The Day Before is dead and gone, but those behind the studio responsible aren’t quite done complaining yet. Apparently, according to a new statement from developer Fntastic, it’s not the developers’ fault that the disastrous game has bit the dust. The blame lies with the “bloggers” and “content creators” who’ve “triggered a gold rush” by profiting off a hate campaign against the failed game. And Dr. Disrespect liked it, so why is anyone complaining at all?
Read More: As The Servers Shut Down, The Day Before Is No More
The Day Before was revealed in 2021 with a handful of gameplay trailers that drummed up hype for what was initially billed as an open-world survival MMO. It was serving a combination platter of The Division, GTA V, and The Last of Us, with Fntastic saying in an IGN Fan Fest video in February 2021 that the zombie shooter would be “a real breakthrough for the [massive multiplayer online] survival genre.” A few release dates were announced, but because of a switch from Unreal Engine 4 to Unreal Engine 5 and, later, an apparent trademark issue, The Day Before suffered some delays.
None of this stopped the game from becoming one of Steam’s most wishlisted titles. That hype quickly fizzled once the game came out, though, as folks dragged it for not just bugs but also the undelivered promises. The open-world survival MMO was actually an extraction shooter not unlike Escape From Tarkov, and it’s been all downhill since.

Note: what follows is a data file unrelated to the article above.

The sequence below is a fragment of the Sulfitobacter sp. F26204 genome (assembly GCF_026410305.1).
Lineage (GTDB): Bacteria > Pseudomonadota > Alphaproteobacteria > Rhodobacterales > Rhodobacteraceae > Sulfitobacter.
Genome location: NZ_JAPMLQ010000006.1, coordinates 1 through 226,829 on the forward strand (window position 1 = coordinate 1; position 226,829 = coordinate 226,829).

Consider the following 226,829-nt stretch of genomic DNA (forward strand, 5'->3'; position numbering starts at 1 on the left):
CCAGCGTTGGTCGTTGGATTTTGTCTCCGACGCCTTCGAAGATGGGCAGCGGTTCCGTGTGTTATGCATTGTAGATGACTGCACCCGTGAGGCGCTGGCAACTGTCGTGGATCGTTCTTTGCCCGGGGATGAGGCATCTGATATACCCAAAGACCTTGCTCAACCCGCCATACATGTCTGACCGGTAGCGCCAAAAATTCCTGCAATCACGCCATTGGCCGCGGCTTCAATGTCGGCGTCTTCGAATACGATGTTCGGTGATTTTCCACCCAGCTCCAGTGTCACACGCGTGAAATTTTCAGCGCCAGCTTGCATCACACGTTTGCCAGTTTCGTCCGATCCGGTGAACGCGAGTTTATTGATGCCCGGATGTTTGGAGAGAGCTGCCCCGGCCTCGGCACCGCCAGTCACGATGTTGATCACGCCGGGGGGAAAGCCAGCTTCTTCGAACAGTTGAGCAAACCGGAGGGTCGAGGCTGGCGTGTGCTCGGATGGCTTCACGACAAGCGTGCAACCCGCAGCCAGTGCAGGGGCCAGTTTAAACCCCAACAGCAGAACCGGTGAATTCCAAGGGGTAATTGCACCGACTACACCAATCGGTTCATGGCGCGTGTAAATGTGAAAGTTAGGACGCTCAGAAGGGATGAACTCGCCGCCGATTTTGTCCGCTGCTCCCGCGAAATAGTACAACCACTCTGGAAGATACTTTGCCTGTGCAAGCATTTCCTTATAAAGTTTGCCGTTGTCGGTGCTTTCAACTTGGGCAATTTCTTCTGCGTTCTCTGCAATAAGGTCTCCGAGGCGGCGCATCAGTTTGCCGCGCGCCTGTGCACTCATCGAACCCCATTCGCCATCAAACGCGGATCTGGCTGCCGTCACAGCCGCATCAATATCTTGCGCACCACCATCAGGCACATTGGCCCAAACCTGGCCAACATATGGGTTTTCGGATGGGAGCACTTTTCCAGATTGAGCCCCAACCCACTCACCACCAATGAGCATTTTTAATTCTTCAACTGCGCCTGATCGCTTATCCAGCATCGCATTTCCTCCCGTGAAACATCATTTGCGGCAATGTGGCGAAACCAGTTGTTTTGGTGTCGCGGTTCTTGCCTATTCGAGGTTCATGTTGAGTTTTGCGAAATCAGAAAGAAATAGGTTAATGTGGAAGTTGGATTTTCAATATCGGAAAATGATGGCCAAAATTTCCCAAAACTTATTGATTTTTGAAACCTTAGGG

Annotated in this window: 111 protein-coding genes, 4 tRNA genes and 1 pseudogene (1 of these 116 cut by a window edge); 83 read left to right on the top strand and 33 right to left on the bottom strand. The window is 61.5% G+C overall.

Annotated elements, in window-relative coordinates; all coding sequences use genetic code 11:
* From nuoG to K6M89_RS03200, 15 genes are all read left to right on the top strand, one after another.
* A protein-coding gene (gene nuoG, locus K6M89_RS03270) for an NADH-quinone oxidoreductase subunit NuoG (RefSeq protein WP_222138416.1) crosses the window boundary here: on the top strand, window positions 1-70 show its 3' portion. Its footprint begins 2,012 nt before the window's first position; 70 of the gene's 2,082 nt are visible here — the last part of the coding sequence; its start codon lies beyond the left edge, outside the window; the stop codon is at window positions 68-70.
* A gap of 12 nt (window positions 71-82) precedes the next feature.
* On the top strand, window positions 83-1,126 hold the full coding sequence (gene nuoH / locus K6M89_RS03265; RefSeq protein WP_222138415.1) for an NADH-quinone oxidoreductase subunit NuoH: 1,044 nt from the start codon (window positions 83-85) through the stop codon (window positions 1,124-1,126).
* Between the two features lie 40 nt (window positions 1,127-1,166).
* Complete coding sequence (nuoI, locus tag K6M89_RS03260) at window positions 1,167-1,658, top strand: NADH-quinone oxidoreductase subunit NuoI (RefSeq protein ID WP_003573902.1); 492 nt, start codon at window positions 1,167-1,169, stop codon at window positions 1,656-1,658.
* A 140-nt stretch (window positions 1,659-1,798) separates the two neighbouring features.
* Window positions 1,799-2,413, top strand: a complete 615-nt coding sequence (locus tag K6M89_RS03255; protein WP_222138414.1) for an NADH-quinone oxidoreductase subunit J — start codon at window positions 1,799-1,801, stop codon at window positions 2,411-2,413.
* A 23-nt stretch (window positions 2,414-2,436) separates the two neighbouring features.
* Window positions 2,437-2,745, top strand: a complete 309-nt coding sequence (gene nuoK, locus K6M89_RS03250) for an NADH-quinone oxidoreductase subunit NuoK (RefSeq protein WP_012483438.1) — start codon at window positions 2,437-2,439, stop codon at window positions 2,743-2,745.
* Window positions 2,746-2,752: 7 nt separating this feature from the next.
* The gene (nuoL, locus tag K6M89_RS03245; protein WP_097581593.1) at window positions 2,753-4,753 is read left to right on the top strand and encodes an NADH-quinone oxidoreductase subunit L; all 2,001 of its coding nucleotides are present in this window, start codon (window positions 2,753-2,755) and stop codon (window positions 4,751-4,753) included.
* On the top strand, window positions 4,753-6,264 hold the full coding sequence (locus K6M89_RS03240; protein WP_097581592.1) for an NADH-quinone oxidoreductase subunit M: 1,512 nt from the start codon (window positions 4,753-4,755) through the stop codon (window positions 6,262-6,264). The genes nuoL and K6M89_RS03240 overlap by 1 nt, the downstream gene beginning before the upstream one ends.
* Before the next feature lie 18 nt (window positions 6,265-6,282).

Days after The Day Before’s December 7, 2023 release, and the myriad critical reviews that said the game sucked, developer Fntastic shuttered its doors, claimed “shit happens” while deleting everything it could, and announced that the game’s servers would shut down on January 22, 2024. But it’s not staying quiet, taking to X/Twitter on January 24 to debunk some “misinformation” from anonymous sources and drag “bloggers” and “content creators” for the game’s abject failure.
Fntastic, The Day Before, and the ‘gold rush’ of hate
In the statement, Fntastic said that the studio “always conducted our business honestly,” noting that it’s had a great relationship with publisher Mytona since The Day Before’s 2021 reveal. The studio continued, saying that claims that Fntastic “deceived players [and] investors” were untrue and that the developers “didn’t take a penny” from anyone. According to Fntastic, the real profiteers were bloggers and content creators who “made huge money by creating false content with huge titles from the very beginning to gain views and followers.”
The team detailed exactly why it believes The Day Before failed, outlining “the experiment where you’re asked to count pink objects in a room and then recall the blue ones.” What Fntastic seems to be talking about here is a form of confirmation bias, as the studio explained that streamers like Herschel “DrDisrespect” Beahm IV presented an “unbiased” look at The Day Before, but by then the hate was too palpable and overwhelming for anyone to remember his comments, even after patches addressed it problems. The developers said that despite the disdain the game faced, it was reselling on the black market for $200, which surely indicated its popularity. As such, Fntastic has insisted folks “subscribe to our social networks” to see what’s next for the team.
Kotaku reached out to Mytona for comment.
In the end, The Day Before appears done, with the servers officially closing down earlier this week. However, based on this new statement, it sounds as though those responsible aren’t done making games, especially since the studio’s former CEOs already appear to be working on a new one.